Fans: Where were the refs?
Patriots fans, like many football fans around the country, have questions about “soft” footballs discovered at Sunday’s game against the Indianapolis Colts in Foxboro.
But unlike much of the rest of the country, many local fans are asking, “Where was the referee?”
“How could one defensive back feel it and think something is off when the refs touch the balls the whole game and don’t know what’s going on?” said Salem, N.H., resident Mike LaRosa.
Colts linebacker D’Qwell Jackson intercepted a pass from Patriots quarterback Tom Brady late in the second quarter of Sunday’s rainy American Football Conference championship game. He reportedly brought the ball to his sideline and told an equipment manager that the ball felt underinflated.
Colts officials contacted the NFL, and the game officiating crew tested the balls at halftime, when the Patriots led 17-7. They found that 11 of the 12 balls the Patriots offense was using were inflated below the league minimum of 12.5 pounds per square inch by as much as two pounds per square inch.
The officials reinflated the balls and put them back into play for the second half of the game, according to ESPN.
Don LaRosa, a Methuen resident and Mike’s father, said he worried it would cast a pall over the Super Bowl, to be played Feb. 1 in Glendale, Ariz.
“Where are the refs in this?” he said.
Other fans noted that while the scandal is a black eye for the Patriots, who will play the Seattle Seahawks in their sixth Super Bowl since 2001, deflated balls, which are easier to grip and catch, especially in rainy or cold weather, would not have made a difference in the outcome of Sunday’s game.
Patriots running back LeGarrette Blount ran for three touchdowns, meaning the ball was not thrown, and the Patriots scored four of their six touchdowns in the second half after the referees reinflated the footballs.
Jerry and Lucy Duquette, of Plaistow, N.H., said they were just glad the Pats won. “What was the score, 45-7? It didn’t make a difference,” Lucy Duquette said.
The NFL has not released much information aside from saying it still is investigating the complaint. Leaked reports indicate league officials found 11 Patriots footballs underinflated, but all of the Colts’ balls met regulations, ESPN reported.
Mike LaRosa said the Patriots’ admission in 2007 to video recording opposing teams’ play calling signals opened the gate to future cheating allegations.
“We brought this on with Spygate,” he said, using the signal recording scandal’s popular moniker. “We have to live with every ‘gate’ that happens. We’re paying for our sins.”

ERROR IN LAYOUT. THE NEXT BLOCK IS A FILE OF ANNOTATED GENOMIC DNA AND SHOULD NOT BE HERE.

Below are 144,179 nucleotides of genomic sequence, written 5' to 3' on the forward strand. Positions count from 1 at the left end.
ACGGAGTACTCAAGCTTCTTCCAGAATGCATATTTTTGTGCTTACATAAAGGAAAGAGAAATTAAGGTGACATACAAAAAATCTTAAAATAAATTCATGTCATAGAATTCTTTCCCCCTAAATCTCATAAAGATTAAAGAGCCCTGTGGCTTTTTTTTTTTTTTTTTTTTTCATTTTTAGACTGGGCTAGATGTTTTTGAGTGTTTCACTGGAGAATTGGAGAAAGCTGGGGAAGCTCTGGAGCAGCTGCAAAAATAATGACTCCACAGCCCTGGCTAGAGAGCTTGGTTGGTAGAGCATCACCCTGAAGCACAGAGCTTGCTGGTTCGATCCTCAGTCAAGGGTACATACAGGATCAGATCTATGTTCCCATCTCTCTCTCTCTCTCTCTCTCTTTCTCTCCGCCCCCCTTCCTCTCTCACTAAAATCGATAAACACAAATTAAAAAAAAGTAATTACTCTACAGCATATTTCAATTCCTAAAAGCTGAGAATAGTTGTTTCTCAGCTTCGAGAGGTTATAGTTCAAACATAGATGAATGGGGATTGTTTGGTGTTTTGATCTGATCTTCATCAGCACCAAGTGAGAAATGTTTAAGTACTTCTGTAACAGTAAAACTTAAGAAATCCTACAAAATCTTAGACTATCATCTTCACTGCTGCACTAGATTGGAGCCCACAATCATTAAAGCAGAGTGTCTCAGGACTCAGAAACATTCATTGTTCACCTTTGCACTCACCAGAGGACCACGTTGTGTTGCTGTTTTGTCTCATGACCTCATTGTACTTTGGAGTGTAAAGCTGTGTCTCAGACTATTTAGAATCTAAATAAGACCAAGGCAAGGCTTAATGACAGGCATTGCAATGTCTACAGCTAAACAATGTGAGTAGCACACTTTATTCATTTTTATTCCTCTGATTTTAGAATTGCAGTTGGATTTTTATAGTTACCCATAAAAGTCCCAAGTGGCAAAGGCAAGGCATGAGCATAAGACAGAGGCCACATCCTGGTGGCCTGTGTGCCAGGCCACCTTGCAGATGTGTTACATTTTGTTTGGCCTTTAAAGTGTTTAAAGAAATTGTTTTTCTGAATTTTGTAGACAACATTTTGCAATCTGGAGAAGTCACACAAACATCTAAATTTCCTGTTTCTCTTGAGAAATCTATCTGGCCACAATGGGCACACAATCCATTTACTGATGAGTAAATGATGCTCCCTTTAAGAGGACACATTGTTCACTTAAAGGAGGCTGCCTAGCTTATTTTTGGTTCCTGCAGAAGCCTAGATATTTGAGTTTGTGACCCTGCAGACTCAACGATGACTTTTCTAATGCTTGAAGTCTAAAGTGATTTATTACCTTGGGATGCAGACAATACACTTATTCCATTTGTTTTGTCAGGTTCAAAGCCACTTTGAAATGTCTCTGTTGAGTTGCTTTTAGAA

Andrew Ordway of North Andover said he didn’t think much of the scandal and is looking forward to the Super Bowl. “I’m going to watch it, enjoy it, and whoever wins, wins,” he said.
According to league rules, each team supplies a dozen footballs for its offense to use during the game. The home team must provide a dozen more as backups, and the visiting team can provide a backup dozen in open stadiums such as Gillette, according to the NFL rule book.
The referee inspects the balls two hours and 15 minutes before the game, checking inflation, size and for irregularities, and then marks them suitable for game play.
The teams’ balls are then given to assistants and taken to the sidelines. No one is to alter the balls after the referee inspects them.
Pro quarterbacks have said they are particular about game balls. Green Bay Packers quarterback Aaron Rodgers told ESPN he wants the footballs he uses in games overinflated and that referees actually have deflated the Packers’ game balls.
New York Giants quarterback Eli Manning described to The New York Times in 2013 a months-long process his team uses in selecting and breaking in balls Manning will use in games, including extensive brushing, buffing, wetting and months of use in practice.
Former Tampa Bay Buccaneers quarterback Brad Johnson said he paid $7,500 to have game footballs scuffed up before his team played in the 2003 Super Bowl, according to CBS News.
Former Arizona Cardinals quarterback Matt Leinart on Wednesday morning tweeted, “Every team tampers with the footballs. Ask any QB In the league, this is ridiculous!!”
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If preliminary reports from National Football League officials are borne out in the full investigation, it certainly reflects poorly on... read more